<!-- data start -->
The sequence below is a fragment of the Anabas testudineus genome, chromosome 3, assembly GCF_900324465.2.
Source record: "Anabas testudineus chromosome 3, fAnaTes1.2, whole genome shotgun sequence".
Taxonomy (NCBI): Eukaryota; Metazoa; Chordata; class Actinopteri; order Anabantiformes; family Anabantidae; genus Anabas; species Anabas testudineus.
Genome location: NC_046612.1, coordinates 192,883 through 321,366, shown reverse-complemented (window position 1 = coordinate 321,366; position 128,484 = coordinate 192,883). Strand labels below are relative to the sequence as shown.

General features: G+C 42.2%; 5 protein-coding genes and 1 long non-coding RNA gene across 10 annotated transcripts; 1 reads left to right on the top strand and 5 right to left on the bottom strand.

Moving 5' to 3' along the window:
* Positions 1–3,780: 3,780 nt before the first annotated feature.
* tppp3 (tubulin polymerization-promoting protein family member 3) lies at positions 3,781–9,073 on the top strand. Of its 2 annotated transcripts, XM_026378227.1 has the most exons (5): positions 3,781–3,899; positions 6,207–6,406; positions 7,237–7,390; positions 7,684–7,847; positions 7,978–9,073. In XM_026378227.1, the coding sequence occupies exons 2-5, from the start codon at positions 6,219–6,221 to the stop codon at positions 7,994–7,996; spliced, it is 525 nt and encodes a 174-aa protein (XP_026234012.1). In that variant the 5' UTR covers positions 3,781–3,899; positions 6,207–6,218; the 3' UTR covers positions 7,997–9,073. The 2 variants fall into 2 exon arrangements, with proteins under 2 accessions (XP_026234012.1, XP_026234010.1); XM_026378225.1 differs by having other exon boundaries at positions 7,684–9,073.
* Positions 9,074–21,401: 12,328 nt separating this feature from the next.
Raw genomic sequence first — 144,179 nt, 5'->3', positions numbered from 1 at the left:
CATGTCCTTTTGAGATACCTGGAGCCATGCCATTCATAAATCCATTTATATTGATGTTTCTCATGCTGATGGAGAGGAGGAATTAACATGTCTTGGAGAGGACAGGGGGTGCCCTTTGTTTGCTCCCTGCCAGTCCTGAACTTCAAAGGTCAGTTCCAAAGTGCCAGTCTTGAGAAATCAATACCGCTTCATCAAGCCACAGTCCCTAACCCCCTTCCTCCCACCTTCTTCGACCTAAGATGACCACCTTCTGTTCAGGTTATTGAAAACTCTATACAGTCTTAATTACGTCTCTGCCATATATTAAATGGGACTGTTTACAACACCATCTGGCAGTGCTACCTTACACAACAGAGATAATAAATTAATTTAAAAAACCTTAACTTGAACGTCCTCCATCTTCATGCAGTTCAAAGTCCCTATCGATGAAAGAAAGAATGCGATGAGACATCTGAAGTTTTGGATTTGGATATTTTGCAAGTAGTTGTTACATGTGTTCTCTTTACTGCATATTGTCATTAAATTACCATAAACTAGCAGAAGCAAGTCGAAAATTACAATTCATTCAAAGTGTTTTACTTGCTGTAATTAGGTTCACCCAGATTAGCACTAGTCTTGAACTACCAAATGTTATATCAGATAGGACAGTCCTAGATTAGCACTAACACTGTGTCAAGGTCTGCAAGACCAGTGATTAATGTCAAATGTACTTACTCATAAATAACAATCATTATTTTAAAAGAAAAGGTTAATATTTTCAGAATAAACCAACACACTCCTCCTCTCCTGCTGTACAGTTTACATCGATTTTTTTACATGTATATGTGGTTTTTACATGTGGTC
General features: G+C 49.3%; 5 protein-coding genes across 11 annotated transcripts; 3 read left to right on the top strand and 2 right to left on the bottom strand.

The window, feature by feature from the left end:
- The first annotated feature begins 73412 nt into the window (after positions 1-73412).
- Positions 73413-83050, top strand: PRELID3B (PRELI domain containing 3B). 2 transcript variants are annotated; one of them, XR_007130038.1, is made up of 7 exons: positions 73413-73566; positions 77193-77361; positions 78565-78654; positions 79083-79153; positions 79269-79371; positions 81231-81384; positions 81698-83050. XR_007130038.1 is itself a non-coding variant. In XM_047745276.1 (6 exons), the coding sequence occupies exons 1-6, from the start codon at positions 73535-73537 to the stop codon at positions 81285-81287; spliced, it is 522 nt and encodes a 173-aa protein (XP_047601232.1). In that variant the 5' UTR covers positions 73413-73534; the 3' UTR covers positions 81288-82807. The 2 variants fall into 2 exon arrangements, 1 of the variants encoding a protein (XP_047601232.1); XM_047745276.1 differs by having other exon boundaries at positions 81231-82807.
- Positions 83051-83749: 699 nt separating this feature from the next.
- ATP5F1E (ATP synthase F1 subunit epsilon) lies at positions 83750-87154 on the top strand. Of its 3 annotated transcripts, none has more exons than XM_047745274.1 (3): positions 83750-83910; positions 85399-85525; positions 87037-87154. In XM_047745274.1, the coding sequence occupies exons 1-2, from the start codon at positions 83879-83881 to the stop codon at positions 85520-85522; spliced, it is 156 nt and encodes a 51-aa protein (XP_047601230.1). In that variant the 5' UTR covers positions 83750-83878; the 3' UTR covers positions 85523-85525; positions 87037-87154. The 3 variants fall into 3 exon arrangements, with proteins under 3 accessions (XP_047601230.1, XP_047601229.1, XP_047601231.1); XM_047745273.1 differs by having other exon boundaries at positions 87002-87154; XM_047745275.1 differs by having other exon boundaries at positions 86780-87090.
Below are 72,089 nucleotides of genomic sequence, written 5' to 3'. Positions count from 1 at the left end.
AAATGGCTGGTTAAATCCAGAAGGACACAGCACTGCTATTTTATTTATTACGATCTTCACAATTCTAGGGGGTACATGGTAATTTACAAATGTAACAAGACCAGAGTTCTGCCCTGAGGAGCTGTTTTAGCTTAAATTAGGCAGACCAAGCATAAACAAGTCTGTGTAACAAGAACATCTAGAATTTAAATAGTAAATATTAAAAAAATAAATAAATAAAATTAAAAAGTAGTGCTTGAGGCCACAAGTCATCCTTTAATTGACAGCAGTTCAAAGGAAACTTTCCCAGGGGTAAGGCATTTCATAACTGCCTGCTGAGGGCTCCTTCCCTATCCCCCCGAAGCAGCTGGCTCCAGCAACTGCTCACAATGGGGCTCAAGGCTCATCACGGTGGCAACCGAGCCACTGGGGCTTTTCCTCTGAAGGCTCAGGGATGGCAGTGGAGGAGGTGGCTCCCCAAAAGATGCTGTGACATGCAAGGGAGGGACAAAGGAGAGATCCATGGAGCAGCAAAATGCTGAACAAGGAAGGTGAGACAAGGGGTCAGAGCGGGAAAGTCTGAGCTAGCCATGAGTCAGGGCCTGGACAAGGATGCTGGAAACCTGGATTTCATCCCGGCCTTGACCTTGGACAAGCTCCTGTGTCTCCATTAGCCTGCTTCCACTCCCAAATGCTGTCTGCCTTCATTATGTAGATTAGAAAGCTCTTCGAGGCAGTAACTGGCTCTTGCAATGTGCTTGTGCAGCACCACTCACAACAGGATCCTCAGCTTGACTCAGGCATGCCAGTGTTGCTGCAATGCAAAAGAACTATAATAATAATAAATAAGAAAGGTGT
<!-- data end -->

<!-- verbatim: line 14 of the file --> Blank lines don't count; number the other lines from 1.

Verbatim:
- The first annotated feature begins 73412 nt into the window (after positions 1-73412).